Welcome + Worship + Witness

The Rector: As Far As The Moon

Sunday 29 May 2022
Sunday After Ascension
Revd Nicholas Mercer

I suspect that many of you will know the name Sir William Gilbert

He is one of the two halves of Gilbert and Sullivan, the great Savoy Opera writers

He was a wonderful dramatist and librettist who was knighted for his services to music

It is not unfair to say however that he did not get off to a racing start in life

He first spent four unhappy years as a clerk in the civil service

He then then trained for the bar but the law did not suit him any better either

The story goes that he was representing a female pickpocket at his first ever trial

She was alleged to have been seen by a policeman at night in the commission of her crime

As any advocate will tell you, eye witness evidence can be readily attacked –particularly at night

And the policeman’s evidence was firmly in the sights of this young advocate

Exasperated at the policeman’s resolve however, Gilbert asked him in a fit of peak

“Given that this crime took place at night, just how far could you see”?

To which the policeman replied “As far as the moon”

It is a little unfair to criticise Gilbert on this exchange

Every advocate will recognise and sympathise with cross examination that does play out as expected

However the exchange between Gilbert and the policeman raises an interesting point

Because although the policeman was, probably, unable to see the pickpocket clearly in the gloam of the moonlight

He nevertheless could see “as far as the moon”

And this seeming paradox has a theological resonance

In our lives of faith our immediate vision is often obscured or blurred

But the light of Ascension – which we celebrate this week

Allows us to see “as far as the moon” and beyond

And today is one of those days as it is the first Sunday after Ascension

But making sense of Christ’s Ascension is not easy

To understand Ascension, in my view, you have to start first with Resurrection which interestingly, is discovered at the beginning of the day

As it says in Matthew’s Gospel, “the week was dawning” (Matt 28:1)

And we all know that feeling,

When we wake up in the morning and take a while to comprehend the reality of our surroundings

And there is little wonder on this particular morning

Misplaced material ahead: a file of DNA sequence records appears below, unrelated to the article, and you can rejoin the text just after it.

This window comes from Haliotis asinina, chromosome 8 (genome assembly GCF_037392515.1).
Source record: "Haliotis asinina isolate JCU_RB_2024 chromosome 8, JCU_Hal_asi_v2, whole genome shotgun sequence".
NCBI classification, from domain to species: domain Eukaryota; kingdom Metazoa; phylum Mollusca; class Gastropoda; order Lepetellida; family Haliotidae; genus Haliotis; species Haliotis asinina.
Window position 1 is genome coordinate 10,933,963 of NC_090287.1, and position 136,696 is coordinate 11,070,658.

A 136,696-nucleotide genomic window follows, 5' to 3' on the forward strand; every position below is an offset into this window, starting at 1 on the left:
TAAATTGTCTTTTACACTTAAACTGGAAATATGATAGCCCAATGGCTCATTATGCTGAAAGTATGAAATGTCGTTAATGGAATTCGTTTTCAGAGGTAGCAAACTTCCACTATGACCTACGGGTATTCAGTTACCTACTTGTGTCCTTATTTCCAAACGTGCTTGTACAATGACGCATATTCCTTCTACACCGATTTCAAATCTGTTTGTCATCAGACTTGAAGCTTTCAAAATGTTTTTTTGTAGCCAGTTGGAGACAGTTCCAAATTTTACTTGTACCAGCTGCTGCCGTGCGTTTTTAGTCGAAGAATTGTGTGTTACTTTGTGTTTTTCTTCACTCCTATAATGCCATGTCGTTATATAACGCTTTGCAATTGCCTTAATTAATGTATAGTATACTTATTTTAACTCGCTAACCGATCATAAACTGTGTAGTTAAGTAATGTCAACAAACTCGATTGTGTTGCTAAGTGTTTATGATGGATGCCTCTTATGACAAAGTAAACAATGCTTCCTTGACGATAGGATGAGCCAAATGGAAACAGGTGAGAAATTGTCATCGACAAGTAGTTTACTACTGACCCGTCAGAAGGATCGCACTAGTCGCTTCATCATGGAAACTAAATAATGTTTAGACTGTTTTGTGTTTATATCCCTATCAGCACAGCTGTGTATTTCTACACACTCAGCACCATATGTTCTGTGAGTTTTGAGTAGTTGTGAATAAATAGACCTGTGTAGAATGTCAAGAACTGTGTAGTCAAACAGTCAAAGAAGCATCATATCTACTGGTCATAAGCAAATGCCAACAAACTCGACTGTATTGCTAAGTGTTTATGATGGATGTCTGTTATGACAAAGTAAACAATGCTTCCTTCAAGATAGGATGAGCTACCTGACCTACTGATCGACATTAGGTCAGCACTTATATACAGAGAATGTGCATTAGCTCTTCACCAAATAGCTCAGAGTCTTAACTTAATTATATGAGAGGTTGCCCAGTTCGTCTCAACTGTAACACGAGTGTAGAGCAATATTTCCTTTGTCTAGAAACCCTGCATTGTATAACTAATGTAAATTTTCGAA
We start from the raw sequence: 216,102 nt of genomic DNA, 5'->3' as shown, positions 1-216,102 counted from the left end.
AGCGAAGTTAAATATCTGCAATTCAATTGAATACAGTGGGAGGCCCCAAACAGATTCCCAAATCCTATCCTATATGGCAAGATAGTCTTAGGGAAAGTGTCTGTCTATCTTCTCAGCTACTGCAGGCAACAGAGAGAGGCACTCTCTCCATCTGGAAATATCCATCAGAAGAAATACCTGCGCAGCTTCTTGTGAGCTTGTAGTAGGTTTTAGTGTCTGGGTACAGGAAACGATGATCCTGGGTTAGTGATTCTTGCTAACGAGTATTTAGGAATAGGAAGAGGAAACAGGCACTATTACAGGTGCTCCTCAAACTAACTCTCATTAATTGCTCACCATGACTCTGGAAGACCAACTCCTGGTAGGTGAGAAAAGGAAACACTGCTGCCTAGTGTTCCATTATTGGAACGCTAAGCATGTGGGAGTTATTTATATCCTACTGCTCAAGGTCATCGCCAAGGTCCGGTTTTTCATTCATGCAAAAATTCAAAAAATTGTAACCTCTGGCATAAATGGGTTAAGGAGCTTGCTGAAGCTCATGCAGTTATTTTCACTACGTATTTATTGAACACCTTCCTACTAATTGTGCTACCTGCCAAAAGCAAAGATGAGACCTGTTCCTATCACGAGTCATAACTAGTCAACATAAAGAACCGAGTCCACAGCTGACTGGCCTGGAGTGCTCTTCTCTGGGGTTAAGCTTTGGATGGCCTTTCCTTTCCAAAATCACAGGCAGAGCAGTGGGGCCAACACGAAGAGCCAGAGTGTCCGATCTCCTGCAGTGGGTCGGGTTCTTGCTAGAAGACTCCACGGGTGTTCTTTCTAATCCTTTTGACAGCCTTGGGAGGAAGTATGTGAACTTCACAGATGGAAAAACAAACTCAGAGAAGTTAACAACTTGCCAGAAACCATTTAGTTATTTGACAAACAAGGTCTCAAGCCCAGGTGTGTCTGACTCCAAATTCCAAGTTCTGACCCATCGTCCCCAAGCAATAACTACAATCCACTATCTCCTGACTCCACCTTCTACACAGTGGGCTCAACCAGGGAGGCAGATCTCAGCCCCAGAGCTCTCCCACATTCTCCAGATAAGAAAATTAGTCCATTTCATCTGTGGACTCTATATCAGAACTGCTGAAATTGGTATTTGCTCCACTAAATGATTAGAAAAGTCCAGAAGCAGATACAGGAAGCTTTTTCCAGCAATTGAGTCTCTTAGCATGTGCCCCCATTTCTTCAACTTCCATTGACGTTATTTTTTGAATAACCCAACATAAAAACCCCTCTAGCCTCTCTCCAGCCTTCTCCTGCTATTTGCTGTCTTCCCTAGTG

Because Jesus Christ, whom the disciples thought was dead is in fact alive

Rather than finding a body in a tomb they find it empty

As one French writer put it, he had “tipped over” into the transcendence of God

And the Risen Christ, as opposed to the earthly Christ, has now become the channel through which God goes on speaking to the world

The resurrection is like the light going on, giving us a way of seeing things anew

Our vision and understanding of the world has suddenly been dramatically extended

Beyond the temporal in front of our eyes and now to the transcendent in the far distance

And so to the Ascension

I must confess to finding Ascension difficult not least because, as the reading states, this morning

“As they were watching, he was lifted up, and a cloud took him out of their sight” (Acts 1:9)

What are we to make of that?

One thing we do know is that Jesus goes from his physical form, albeit resurrected – which all could see – to the heavens where he could be seen no more

Not surprisingly, the disciples were left in wonder – as are we

However, this physical ascension has to be considered alongside Christ’s words where he tells his disciples

“I am with you always even unto the end of the age” (Matt)

This seems paradoxical – how can Christ be still “with” us yet also have ascended?

But if this seems strange, let me put it this way

Every day, people are constantly discovering and rediscovering Christ

A Christ who sets them free to view their lives and the world anew

Pu another way, discovering and re-discovering Christ allows us all to see “as far as the moon” and beyond

But this renewed vision is not just about seeing the world anew, but deepening our own faith at the same time

For the simple reason that the ascended Christ is no longer someone outside of us – but the power within us as well

And this has an immediate impact

First and foremost, our greater clarity of vision inevitably leads to the deepening of our own faithfulness to God’s

By way of example, this means accepting the fundamental dignity of all human beings

The Christian faith can have no room for the notion that the rights of some human beings overrule the reality of others

How could they?

There are no surplus people whose needs we can ignore

As Justin Welby said in The Times yesterday, it would be “nonsense” to say he should not be involved in politics

Out another way, “would you send Jesus to Rwanda”?

At the same time, this renewed vision is an immediate call to arms to defend the planet from the ravages of fossil fuel

Faithfulness to the human race brings with a faithfulness to the environment at the same time

Next time you look at a global issue such as social justice or climate action

Ask yourself the simple question, are you being faithful to God in the stance you have adopted?

Is your immediate view obscured or are you able to see so much further?

And so on this first Sunday after Ascension we should all be re-focussing our vision

Although we can no longer see the physical Jesus in front of us, we are now able to see so much further afield

And with this renewed sight we can now share God’s perspective on the world

Enabling us to see the world anew

And if we were cross examined about what we could see, whilst we might say with all honesty that we might not be able to see in front of us

The Ascended Christ now allows us all to see “all the way to the moon”, indeed, all the way to the heavens